3. Reporting of the inquiry A proper unbiased report must be followed upon completion of the domestic inquiry. A written report will always be handy in case of any future judicial inquiry. The report and the findings should strictly be based on the facts and supporting evidence produced before the inquiry officer in support of the charges mentioned in the charge sheet. In case of the absence of a report, the Industrial Tribunal may outrightly reject any domestic inquiry, and the hearing will take place solely on the merits of the dispute itself. Even though final punishment is at company management’s discretion, submission of the report to the delinquent employee is imperative as it is held by the Supreme Court in the Electronics Corporation of India vs B Karunakar case.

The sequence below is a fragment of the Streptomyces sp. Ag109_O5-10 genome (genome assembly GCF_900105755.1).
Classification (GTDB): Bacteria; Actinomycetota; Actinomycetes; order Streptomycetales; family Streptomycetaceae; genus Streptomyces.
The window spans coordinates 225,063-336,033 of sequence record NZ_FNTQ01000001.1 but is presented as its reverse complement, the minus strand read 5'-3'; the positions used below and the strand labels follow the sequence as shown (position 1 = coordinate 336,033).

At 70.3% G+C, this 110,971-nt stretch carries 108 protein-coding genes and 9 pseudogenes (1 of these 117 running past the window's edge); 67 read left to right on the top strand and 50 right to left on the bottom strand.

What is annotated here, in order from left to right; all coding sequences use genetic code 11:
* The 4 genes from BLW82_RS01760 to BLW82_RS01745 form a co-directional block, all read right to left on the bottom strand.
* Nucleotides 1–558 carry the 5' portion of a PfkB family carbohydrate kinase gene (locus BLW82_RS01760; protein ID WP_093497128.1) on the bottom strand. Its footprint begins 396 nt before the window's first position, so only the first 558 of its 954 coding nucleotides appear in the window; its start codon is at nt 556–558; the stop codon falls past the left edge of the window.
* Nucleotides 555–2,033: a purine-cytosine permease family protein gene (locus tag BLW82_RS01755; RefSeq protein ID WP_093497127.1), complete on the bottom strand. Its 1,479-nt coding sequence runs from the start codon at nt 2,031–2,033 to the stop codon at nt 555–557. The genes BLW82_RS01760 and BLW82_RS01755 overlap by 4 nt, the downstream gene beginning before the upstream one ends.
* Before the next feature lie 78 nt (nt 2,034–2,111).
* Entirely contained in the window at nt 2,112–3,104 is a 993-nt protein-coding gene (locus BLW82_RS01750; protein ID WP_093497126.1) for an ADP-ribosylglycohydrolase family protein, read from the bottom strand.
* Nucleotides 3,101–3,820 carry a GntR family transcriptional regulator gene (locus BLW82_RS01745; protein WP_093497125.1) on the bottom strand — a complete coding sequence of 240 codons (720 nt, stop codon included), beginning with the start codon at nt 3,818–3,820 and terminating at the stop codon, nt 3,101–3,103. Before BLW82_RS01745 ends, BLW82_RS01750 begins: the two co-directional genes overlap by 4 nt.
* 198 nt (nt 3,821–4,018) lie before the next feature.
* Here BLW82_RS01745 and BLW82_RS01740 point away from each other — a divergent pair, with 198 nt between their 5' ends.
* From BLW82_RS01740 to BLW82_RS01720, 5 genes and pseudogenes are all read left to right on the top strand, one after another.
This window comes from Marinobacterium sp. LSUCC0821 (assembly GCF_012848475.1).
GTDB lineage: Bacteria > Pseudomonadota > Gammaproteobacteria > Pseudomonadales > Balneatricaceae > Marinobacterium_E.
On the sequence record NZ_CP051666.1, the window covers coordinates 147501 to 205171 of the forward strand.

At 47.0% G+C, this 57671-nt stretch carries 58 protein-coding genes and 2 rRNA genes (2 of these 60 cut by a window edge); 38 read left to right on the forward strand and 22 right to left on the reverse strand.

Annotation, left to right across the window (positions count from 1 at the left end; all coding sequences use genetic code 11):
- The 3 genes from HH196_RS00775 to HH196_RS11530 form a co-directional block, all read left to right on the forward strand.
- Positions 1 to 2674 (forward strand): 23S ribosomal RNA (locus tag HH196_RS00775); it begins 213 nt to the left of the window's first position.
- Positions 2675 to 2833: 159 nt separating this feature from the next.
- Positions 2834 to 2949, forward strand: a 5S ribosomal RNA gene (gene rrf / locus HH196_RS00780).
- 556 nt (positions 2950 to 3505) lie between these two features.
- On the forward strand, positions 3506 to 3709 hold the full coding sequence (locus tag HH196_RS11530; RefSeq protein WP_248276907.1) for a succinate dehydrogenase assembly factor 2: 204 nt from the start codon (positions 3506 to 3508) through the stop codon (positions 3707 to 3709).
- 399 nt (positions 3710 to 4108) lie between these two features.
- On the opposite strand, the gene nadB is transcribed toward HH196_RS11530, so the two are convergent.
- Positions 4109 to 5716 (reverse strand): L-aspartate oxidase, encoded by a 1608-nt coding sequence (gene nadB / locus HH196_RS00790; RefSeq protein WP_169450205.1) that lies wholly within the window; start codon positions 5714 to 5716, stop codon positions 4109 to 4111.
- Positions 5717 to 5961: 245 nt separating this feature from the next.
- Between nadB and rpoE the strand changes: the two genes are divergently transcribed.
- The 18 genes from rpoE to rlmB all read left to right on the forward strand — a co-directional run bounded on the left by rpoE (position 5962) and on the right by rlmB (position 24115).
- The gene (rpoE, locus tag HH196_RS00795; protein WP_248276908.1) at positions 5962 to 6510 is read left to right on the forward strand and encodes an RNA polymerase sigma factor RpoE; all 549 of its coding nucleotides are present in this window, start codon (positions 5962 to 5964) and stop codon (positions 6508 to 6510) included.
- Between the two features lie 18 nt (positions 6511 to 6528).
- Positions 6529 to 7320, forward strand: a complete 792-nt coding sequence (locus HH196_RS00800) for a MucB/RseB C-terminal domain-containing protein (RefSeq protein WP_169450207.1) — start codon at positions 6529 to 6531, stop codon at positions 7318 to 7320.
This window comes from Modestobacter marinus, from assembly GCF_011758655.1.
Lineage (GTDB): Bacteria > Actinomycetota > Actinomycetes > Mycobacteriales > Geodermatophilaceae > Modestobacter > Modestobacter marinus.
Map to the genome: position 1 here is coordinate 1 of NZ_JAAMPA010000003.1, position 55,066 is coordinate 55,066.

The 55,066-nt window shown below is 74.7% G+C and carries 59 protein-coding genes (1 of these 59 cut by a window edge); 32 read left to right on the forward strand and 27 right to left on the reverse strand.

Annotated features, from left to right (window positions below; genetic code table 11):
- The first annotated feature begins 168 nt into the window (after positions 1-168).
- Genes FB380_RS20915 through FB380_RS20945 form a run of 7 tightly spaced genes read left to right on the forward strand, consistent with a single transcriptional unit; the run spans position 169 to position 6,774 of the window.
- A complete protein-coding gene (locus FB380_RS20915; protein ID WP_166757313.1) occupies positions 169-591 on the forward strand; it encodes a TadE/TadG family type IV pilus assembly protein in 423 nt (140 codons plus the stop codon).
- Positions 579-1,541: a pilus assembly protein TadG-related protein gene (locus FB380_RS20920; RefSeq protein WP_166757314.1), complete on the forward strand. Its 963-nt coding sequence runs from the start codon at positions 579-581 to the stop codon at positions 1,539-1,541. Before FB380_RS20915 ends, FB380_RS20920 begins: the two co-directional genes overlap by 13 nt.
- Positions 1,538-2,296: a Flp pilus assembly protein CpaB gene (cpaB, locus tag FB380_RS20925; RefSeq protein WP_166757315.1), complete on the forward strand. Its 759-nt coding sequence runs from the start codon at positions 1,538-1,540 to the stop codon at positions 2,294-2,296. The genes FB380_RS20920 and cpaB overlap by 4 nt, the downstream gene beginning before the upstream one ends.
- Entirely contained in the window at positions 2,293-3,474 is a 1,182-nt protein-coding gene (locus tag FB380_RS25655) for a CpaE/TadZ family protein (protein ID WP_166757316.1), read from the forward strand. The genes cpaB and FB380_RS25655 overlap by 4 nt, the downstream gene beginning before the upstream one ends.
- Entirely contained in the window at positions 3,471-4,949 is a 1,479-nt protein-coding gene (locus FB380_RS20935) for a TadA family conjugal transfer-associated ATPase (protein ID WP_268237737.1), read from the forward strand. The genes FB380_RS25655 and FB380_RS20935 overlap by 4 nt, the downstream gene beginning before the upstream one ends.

4. Final punishmentIn case of any proven misconduct or misbehavior a punishment is a must. This helps organizations to maintain discipline by refraining other employees from committing any similar act. Conducting a proper inquiry and its documentation is key before any punitive action is taken by the management. 

Good to know


While maintaining discipline and following decorum of the organization is paramount and some tough decisions are inescapable for the survival of the business, it is important to understand that employees are not any tools to be thrown away upon diminishing their utility. Just like a farmer acquires a land after so many years of cultivating it, an employee owns “that” post to a certain extent for which he is relentlessly working for many years. Therefore, before terminating anyone prematurely, possibilities of retaining, transfer, etc. should be explored. After all, their earning bread and butter depend on that job.